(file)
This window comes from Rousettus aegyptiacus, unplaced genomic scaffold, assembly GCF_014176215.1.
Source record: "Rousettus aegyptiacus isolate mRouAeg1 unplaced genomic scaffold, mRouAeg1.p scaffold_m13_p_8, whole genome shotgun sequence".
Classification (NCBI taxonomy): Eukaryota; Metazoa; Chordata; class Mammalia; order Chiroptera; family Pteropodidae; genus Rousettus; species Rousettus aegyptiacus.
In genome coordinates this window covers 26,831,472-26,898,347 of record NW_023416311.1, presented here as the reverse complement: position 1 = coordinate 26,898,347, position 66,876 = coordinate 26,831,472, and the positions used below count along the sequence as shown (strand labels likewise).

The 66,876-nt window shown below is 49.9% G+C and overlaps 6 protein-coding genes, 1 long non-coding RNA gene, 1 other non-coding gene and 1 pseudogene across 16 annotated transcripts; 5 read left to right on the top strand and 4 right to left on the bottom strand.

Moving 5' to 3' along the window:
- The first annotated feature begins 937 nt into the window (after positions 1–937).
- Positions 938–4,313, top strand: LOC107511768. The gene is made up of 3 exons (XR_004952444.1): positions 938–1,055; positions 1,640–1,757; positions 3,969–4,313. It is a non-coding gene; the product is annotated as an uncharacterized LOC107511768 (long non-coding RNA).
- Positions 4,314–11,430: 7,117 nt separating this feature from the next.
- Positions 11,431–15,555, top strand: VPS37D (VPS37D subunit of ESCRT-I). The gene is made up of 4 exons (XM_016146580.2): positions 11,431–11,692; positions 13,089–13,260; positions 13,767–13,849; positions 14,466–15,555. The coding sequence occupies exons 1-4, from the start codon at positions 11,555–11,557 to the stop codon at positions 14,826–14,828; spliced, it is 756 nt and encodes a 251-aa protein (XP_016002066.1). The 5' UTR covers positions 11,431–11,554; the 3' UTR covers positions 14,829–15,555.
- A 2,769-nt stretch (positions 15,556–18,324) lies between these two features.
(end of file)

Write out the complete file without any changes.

This window comes from Rousettus aegyptiacus, unplaced genomic scaffold, assembly GCF_014176215.1.
Source record: "Rousettus aegyptiacus isolate mRouAeg1 unplaced genomic scaffold, mRouAeg1.p scaffold_m13_p_8, whole genome shotgun sequence".
Classification (NCBI taxonomy): Eukaryota; Metazoa; Chordata; class Mammalia; order Chiroptera; family Pteropodidae; genus Rousettus; species Rousettus aegyptiacus.
In genome coordinates this window covers 26,831,472-26,898,347 of record NW_023416311.1, presented here as the reverse complement: position 1 = coordinate 26,898,347, position 66,876 = coordinate 26,831,472, and the positions used below count along the sequence as shown (strand labels likewise).

The 66,876-nt window shown below is 49.9% G+C and overlaps 6 protein-coding genes, 1 long non-coding RNA gene, 1 other non-coding gene and 1 pseudogene across 16 annotated transcripts; 5 read left to right on the top strand and 4 right to left on the bottom strand.

Moving 5' to 3' along the window:
- The first annotated feature begins 937 nt into the window (after positions 1–937).
- Positions 938–4,313, top strand: LOC107511768. The gene is made up of 3 exons (XR_004952444.1): positions 938–1,055; positions 1,640–1,757; positions 3,969–4,313. It is a non-coding gene; the product is annotated as an uncharacterized LOC107511768 (long non-coding RNA).
- Positions 4,314–11,430: 7,117 nt separating this feature from the next.
- Positions 11,431–15,555, top strand: VPS37D (VPS37D subunit of ESCRT-I). The gene is made up of 4 exons (XM_016146580.2): positions 11,431–11,692; positions 13,089–13,260; positions 13,767–13,849; positions 14,466–15,555. The coding sequence occupies exons 1-4, from the start codon at positions 11,555–11,557 to the stop codon at positions 14,826–14,828; spliced, it is 756 nt and encodes a 251-aa protein (XP_016002066.1). The 5' UTR covers positions 11,431–11,554; the 3' UTR covers positions 14,829–15,555.
- A 2,769-nt stretch (positions 15,556–18,324) lies between these two features.